2. Lawn Sprinklers. I have no philosophical issue with anyone piping water to their yard when weeks without rain threaten to bake it into oblivion. Sure, we’re all on wells and probably drawing from the same aquifer, but after three years of reliable water, I’ve got at least a small degree of comfort that we’re not going to run the damn thing dry. My problem comes when, after almost a week of nearly unremitting rain, when rainfall records are dropping like flies across the region, these same lawn sprinklers are running full tilt in the middle of a torrential downpour. I know it’s a relatively minor thing, but in my mind that also makes it one of those that’s easy to correct. I’m tickled pink to come from the land of plenty. I’m thrilled that the rain has turned my own lawn from wilting embarrassment to lush green carpet again. Although it’s completely outside the scope of what I usually care about, I’d really appreciate it if the house down the street could just stop making it rain for these few days while nature is providing the service gratis. I’m sure there will be plenty of days in August when they can show off their new toy to the neighborhood.
3. HVAC. Heating and cooling systems can be complex even at the residential level. Scale that into a multi-floor office building with a warren of offices, conference rooms, and open space, and I don’t even want to speculate on what mathematics may be involved in trying to make the place comfortable. First, I don’t want to speculate on that because I hate doing the maths. Second, I won’t speculate because I honestly don’t care. I just want the system to work. I want it to spit out cold air in the summer and warm air in the winter. Beyond that it can do whatever it wants. All I know is that somehow we’ve managed to make the lobby with 40 foot ceilings nicely chilled even in the heat of the day, but haven’t found a way to get any of that cool refreshing air down the hall to the back of the building. The first safety officer who comes down here bitching about too many fans plugged in is going to get kicked in the junk.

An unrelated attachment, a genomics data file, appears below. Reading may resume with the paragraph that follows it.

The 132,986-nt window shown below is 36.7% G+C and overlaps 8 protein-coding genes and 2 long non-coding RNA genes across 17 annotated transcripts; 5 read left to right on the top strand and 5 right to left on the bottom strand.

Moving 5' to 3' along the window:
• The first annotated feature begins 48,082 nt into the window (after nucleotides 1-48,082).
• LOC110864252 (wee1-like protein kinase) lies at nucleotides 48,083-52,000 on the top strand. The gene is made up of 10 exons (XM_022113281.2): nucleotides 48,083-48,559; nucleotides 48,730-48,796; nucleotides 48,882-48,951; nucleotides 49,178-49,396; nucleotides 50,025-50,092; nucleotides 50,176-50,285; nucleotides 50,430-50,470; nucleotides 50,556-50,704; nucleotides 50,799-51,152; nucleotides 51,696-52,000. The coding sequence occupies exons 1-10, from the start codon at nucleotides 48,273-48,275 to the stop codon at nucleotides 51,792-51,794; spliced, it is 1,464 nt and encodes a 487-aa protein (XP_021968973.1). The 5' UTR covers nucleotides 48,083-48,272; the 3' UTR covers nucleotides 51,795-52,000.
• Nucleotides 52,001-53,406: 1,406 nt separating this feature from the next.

This won’t mean much to you, but since I’ve been working on it almost since I bought the house it’s one of those things that means a hell of a lot to me. You see, I’ve been trying to claw back about 500 square feet of back yard the pervious owner let go to the woods. Although 400 square feet is hardly worth a mention in man’s great efforts at deforestation, I’m taking it as a great achievement and point of personal pride.
I’ve spent a fair amount of time clearing brush and then deciding which trees and saplings to take to make that corner feel like part of the yard without clear cutting it. Although the heavy lifting was finished early this spring there were a few stray stumps that deviled my ability to bring in the heavy lawn care equipment.
Yesterday morning’s temperate conditions proved beautiful weather to hammer down the stumps with a maul and an ax – and marked the first time I could get the riding mower into that section to keep things cut down to a more yard-like style. It’s still filled with weeds and some of the native mountain laurel looks like it could develop into promising pieces. Considering where it started, I’m well pleased with where we stand now. After beating nature into submission with both blunt and sharpened steel, yesterday was the first time a cut and trim started to fall inside the realm of regular weekly lawn care instead of being a “special project.” Give it another two years of carefully tended growth and it should be a fine little plot of land.
Because virtually none of what takes place outside of my fence line ever feels like it’s ever completed work, I feel good about this small win.